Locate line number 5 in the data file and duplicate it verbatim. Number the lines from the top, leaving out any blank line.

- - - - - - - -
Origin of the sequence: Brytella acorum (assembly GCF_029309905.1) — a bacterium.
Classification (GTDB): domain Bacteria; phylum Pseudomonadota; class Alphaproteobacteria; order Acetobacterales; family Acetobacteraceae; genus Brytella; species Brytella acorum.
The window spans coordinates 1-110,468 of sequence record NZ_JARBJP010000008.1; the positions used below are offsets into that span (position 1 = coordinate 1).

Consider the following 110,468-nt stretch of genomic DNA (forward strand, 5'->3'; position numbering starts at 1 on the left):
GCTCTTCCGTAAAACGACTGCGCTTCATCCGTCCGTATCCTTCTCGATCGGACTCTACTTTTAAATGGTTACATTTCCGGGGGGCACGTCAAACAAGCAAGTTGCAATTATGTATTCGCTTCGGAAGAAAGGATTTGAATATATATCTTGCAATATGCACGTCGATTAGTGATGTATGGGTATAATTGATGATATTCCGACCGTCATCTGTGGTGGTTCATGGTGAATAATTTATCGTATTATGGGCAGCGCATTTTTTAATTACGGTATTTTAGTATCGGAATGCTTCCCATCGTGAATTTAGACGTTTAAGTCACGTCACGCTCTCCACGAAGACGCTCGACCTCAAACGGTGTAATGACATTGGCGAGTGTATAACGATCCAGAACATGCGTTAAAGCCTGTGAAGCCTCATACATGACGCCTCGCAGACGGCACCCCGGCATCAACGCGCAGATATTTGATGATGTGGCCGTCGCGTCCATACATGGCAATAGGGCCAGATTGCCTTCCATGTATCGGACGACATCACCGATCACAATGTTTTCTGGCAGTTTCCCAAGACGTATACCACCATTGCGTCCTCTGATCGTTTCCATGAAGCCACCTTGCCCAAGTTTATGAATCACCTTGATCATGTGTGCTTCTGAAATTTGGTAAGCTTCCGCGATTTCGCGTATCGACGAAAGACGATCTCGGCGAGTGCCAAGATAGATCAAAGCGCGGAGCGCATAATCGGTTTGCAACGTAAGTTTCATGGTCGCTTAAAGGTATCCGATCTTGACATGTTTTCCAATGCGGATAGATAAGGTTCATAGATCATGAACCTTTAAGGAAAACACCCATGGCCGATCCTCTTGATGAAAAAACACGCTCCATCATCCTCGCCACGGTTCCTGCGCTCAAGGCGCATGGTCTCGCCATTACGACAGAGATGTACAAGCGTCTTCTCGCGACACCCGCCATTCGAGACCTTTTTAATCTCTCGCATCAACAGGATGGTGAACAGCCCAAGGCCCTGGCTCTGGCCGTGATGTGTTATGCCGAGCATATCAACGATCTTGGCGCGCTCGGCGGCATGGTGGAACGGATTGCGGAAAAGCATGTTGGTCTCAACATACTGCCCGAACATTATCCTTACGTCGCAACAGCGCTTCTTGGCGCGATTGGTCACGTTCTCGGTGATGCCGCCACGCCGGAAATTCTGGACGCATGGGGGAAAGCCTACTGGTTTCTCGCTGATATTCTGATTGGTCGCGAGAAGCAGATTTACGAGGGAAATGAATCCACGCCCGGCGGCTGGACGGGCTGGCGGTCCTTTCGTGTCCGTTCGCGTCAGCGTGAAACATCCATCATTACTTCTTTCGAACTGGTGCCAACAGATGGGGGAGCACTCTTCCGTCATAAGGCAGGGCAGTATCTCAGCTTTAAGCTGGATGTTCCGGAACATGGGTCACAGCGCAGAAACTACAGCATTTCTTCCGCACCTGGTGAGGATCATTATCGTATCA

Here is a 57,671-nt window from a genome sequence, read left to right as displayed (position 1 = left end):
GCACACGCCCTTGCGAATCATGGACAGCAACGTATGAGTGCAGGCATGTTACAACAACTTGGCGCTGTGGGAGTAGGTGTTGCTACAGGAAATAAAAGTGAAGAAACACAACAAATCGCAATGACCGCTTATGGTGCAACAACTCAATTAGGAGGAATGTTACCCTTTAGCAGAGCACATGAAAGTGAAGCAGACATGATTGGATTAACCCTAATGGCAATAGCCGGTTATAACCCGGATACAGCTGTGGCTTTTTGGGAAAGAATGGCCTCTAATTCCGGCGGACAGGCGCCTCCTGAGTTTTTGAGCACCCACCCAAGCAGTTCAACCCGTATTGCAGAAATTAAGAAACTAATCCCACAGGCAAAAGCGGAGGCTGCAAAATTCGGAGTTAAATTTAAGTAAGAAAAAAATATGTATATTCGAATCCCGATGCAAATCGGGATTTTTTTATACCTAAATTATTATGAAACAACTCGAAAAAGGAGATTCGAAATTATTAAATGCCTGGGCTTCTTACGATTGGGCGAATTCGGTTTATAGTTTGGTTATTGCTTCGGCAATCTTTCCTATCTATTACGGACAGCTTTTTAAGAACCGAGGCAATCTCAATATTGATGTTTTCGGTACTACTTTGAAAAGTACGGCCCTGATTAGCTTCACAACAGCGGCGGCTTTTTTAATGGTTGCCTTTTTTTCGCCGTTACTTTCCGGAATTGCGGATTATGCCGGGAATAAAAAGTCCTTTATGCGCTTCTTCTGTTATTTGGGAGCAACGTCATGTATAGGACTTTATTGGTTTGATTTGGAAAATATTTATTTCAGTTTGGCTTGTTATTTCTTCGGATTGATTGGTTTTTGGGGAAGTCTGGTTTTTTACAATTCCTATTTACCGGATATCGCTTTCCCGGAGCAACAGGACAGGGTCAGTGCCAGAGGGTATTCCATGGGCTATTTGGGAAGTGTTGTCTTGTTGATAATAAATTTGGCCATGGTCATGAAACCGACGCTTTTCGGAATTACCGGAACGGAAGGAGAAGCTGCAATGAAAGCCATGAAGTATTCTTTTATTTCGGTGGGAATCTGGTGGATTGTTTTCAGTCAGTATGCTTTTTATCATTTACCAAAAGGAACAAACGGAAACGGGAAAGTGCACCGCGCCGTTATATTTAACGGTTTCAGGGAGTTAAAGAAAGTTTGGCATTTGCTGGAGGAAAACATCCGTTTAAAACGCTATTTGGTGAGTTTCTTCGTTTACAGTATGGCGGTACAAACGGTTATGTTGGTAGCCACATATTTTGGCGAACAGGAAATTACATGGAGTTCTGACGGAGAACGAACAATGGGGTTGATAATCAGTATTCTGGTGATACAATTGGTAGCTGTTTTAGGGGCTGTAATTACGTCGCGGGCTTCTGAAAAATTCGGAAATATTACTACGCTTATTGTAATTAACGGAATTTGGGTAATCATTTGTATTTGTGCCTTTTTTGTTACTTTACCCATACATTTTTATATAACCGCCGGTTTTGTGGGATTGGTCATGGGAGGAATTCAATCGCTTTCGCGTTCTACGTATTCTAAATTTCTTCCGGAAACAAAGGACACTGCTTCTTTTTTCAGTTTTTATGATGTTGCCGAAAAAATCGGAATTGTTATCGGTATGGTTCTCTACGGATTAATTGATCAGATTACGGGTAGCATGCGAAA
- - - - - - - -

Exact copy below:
GCTCTTCCGTAAAACGACTGCGCTTCATCCGTCCGTATCCTTCTCGATCGGACTCTACTTTTAAATGGTTACATTTCCGGGGGGCACGTCAAACAAGCAAGTTGCAATTATGTATTCGCTTCGGAAGAAAGGATTTGAATATATATCTTGCAATATGCACGTCGATTAGTGATGTATGGGTATAATTGATGATATTCCGACCGTCATCTGTGGTGGTTCATGGTGAATAATTTATCGTATTATGGGCAGCGCATTTTTTAATTACGGTATTTTAGTATCGGAATGCTTCCCATCGTGAATTTAGACGTTTAAGTCACGTCACGCTCTCCACGAAGACGCTCGACCTCAAACGGTGTAATGACATTGGCGAGTGTATAACGATCCAGAACATGCGTTAAAGCCTGTGAAGCCTCATACATGACGCCTCGCAGACGGCACCCCGGCATCAACGCGCAGATATTTGATGATGTGGCCGTCGCGTCCATACATGGCAATAGGGCCAGATTGCCTTCCATGTATCGGACGACATCACCGATCACAATGTTTTCTGGCAGTTTCCCAAGACGTATACCACCATTGCGTCCTCTGATCGTTTCCATGAAGCCACCTTGCCCAAGTTTATGAATCACCTTGATCATGTGTGCTTCTGAAATTTGGTAAGCTTCCGCGATTTCGCGTATCGACGAAAGACGATCTCGGCGAGTGCCAAGATAGATCAAAGCGCGGAGCGCATAATCGGTTTGCAACGTAAGTTTCATGGTCGCTTAAAGGTATCCGATCTTGACATGTTTTCCAATGCGGATAGATAAGGTTCATAGATCATGAACCTTTAAGGAAAACACCCATGGCCGATCCTCTTGATGAAAAAACACGCTCCATCATCCTCGCCACGGTTCCTGCGCTCAAGGCGCATGGTCTCGCCATTACGACAGAGATGTACAAGCGTCTTCTCGCGACACCCGCCATTCGAGACCTTTTTAATCTCTCGCATCAACAGGATGGTGAACAGCCCAAGGCCCTGGCTCTGGCCGTGATGTGTTATGCCGAGCATATCAACGATCTTGGCGCGCTCGGCGGCATGGTGGAACGGATTGCGGAAAAGCATGTTGGTCTCAACATACTGCCCGAACATTATCCTTACGTCGCAACAGCGCTTCTTGGCGCGATTGGTCACGTTCTCGGTGATGCCGCCACGCCGGAAATTCTGGACGCATGGGGGAAAGCCTACTGGTTTCTCGCTGATATTCTGATTGGTCGCGAGAAGCAGATTTACGAGGGAAATGAATCCACGCCCGGCGGCTGGACGGGCTGGCGGTCCTTTCGTGTCCGTTCGCGTCAGCGTGAAACATCCATCATTACTTCTTTCGAACTGGTGCCAACAGATGGGGGAGCACTCTTCCGTCATAAGGCAGGGCAGTATCTCAGCTTTAAGCTGGATGTTCCGGAACATGGGTCACAGCGCAGAAACTACAGCATTTCTTCCGCACCTGGTGAGGATCATTATCGTATCA